The plan revolves around the core priorities of educational opportunities, health and medical education, research that benefits the Valley and beyond, and community engagement. Those four all center on the main priority – student success.
Other initiatives listed in the plan include building UTRGV to become a bilingual, bicultural and biliterate university, and providing more professional development opportunities for faculty, students and staff.
McHatton said the strategic plan highlights much of what the university is already doing to ensure that students and the university as a whole succeed, but it also holds the university accountable by establishing evaluation metrics to track progress in meeting those goals.
It will take the support and commitment from the entire university and community to make this plan work, she said.
“I would like the big takeaway to be, ‘What role can I play in making this happen,’” she said. “This is not something that is done by a small group of individuals. We all have something to contribute.”
Peter Averack, Vice President of UTRGV’s Student Government Association, echoed McHatton’s call for teamwork to make the university’s strategic plan goals a reality.
“We are pioneers,” Averack said. “I know there’s a lot to grow and develop and learn, and this plan is, essentially, laying out the blueprint of how we’ll move forward as an institution, a community and as a team. “It’s not just our students who will be benefitting from this,” he said. “It’s the entire Rio Grande Valley community.”
One of those students, Sofia Rodríguez, a senior nursing major from Brownsville, was happy to take time out of a busy schedule to attend the celebration.
“It’s a great turnout. I enjoyed the presentation Dr. Bailey gave us,” she said. “It gives me a different perspective. Events like this are great because I think it’s important for us to come together as one, with students showing up not just for the cupcakes or free shirts, but to hear about the big plans UTRGV has.”
Alejandro Hernández, a senior biomedical major from Monterrey, Nuevo León, Mexico, said UTRGV Day was a great way to raise school spirit and morale.
“The event was awesome,” he said. “I’ve been here since the start, so I’m glad I can celebrate the second anniversary of this university. There are great things to come. And when students get involved, it makes the experience much better.”
UTRGV celebrates the anniversary of its opening on the first Wednesday of the fall semester. It is part of the Best Week Ever, a weeklong celebration to usher in the new school year. This year marks the second anniversary of the opening of UTRGV. Last year the university commemorated its first birthday, but this is the first year with the official title of “UTRGV Day.”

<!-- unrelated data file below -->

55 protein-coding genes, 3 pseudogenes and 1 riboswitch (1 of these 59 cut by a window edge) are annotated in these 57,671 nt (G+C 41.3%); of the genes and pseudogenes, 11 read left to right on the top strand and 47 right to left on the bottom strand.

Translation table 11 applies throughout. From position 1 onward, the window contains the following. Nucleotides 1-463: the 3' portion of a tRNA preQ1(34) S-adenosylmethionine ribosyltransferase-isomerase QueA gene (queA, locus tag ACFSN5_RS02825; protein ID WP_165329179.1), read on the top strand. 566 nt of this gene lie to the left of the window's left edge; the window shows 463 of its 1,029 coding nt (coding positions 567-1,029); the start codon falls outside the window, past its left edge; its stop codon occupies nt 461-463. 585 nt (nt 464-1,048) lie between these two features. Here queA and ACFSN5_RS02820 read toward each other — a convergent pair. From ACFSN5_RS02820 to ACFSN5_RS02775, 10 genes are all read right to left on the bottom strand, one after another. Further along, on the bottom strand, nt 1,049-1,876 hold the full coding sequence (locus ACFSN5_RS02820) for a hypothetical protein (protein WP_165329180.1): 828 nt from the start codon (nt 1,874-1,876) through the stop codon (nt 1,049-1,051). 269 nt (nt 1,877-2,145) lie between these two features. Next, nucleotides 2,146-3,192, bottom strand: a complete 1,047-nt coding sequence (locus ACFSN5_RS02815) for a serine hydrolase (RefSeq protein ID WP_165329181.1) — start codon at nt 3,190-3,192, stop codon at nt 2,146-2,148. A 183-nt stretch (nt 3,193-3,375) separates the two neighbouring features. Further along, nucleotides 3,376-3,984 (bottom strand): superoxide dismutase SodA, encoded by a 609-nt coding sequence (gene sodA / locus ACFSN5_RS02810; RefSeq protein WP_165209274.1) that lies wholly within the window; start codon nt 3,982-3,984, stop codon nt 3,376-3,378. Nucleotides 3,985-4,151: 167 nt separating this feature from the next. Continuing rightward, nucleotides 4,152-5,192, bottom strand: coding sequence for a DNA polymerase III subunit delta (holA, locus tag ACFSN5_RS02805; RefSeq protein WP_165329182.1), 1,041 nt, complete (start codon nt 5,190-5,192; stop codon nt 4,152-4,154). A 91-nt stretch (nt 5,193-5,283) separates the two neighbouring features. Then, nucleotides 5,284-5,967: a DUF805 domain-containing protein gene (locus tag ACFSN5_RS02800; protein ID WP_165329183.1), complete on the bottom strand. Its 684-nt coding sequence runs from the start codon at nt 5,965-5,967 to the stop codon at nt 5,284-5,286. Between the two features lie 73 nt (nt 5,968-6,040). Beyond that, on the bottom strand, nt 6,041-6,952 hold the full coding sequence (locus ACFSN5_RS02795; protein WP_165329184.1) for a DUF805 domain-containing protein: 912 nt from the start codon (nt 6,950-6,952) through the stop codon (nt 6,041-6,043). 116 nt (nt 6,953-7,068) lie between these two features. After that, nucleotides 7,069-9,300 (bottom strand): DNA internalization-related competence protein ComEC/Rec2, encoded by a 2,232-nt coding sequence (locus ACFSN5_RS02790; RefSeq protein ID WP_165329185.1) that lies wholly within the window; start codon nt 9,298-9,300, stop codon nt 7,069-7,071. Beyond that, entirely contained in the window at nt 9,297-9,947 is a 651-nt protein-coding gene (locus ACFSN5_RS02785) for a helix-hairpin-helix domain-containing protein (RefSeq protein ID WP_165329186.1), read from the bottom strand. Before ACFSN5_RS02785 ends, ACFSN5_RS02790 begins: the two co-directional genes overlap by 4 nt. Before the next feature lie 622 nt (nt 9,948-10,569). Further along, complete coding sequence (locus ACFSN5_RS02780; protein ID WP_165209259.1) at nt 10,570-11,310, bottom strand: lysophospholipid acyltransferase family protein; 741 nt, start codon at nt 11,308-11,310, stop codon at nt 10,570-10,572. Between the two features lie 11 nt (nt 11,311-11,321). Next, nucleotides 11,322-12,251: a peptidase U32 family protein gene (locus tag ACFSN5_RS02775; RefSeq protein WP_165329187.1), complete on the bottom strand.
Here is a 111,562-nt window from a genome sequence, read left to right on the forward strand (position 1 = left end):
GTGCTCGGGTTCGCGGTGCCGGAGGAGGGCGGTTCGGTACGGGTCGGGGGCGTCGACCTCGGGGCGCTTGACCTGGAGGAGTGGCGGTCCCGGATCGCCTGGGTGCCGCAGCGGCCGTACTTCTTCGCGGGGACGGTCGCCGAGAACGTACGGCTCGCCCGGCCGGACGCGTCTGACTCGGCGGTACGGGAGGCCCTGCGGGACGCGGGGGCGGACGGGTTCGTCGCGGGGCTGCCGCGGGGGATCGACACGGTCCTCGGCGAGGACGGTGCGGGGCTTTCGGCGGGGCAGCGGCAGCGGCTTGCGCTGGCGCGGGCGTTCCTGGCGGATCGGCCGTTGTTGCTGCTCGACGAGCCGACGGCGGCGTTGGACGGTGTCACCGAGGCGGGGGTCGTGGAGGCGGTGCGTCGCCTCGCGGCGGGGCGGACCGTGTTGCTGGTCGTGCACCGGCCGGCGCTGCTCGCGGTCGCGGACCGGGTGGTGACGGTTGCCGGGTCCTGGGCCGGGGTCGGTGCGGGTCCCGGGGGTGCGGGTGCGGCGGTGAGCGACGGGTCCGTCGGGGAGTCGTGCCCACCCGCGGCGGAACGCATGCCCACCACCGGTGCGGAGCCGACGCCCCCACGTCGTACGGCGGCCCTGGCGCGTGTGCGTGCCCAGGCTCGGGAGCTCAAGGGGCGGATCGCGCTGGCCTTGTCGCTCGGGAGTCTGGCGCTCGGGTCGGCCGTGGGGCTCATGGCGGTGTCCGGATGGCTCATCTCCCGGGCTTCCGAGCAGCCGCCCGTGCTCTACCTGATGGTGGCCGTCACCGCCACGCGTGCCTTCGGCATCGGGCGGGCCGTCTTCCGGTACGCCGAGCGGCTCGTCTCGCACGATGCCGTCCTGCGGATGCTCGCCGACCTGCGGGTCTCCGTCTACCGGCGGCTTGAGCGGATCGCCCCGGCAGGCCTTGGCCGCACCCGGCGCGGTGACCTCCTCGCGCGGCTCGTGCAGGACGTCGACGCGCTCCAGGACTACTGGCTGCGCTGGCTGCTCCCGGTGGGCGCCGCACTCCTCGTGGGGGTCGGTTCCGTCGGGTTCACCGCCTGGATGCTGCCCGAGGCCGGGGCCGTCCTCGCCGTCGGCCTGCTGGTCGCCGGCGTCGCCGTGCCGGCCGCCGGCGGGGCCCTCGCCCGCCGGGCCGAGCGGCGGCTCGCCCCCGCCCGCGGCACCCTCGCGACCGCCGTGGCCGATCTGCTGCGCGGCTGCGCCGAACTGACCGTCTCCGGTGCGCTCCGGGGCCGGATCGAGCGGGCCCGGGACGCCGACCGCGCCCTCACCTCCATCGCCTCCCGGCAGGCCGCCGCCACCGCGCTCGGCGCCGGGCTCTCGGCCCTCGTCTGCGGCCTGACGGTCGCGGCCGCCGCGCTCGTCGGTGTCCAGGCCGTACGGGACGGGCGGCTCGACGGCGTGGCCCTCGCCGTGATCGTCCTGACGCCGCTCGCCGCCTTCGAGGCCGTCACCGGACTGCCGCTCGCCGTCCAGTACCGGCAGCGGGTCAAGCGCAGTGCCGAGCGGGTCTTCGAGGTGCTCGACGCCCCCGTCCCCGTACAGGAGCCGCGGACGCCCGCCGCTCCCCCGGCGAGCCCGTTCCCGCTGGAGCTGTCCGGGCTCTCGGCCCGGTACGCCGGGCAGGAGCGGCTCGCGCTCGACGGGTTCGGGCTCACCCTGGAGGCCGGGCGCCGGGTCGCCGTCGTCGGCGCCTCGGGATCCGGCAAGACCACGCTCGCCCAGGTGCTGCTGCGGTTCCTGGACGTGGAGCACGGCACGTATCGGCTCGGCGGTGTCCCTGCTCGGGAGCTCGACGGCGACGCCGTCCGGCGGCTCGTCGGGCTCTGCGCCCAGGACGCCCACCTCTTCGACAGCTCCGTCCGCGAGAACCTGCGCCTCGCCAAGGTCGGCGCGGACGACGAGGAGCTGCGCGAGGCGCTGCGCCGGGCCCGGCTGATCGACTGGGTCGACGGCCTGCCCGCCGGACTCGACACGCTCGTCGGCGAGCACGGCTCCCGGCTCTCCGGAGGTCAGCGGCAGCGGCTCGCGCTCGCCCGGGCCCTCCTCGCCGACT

Read more about UTRGV’s Strategic Plan at http://www.utrgv.edu/spc.
The University of Texas Rio Grande Valley (UTRGV) was created by the Texas Legislature in 2013 as the first major public university of the 21st century in Texas. This transformative initiative provided the opportunity to expand educational opportunities in the Rio Grande Valley, including a new School of Medicine, and made it possible for residents of the region to benefit from the Permanent University Fund – a public endowment contributing support to the University of Texas System and other institutions.
UTRGV has campuses and off-campus research and teaching sites throughout the Rio Grande Valley including in Boca Chica Beach, Brownsville (formerly The University of Texas at Brownsville campus), Edinburg (formerly The University of Texas-Pan American campus), Harlingen, McAllen, Port Isabel, Rio Grande City, and South Padre Island. UTRGV, a comprehensive academic institution, enrolled its first class in the fall of 2015, and the School of Medicine welcomed its first class in the summer of 2016.
Jennifer L. Berghom and Steven Masso contributed to this article. For more information on the Edinburg Economic Development Corporation and the City of Edinburg, please log on to http://edinburgedc.com or to http://www.facebook.com/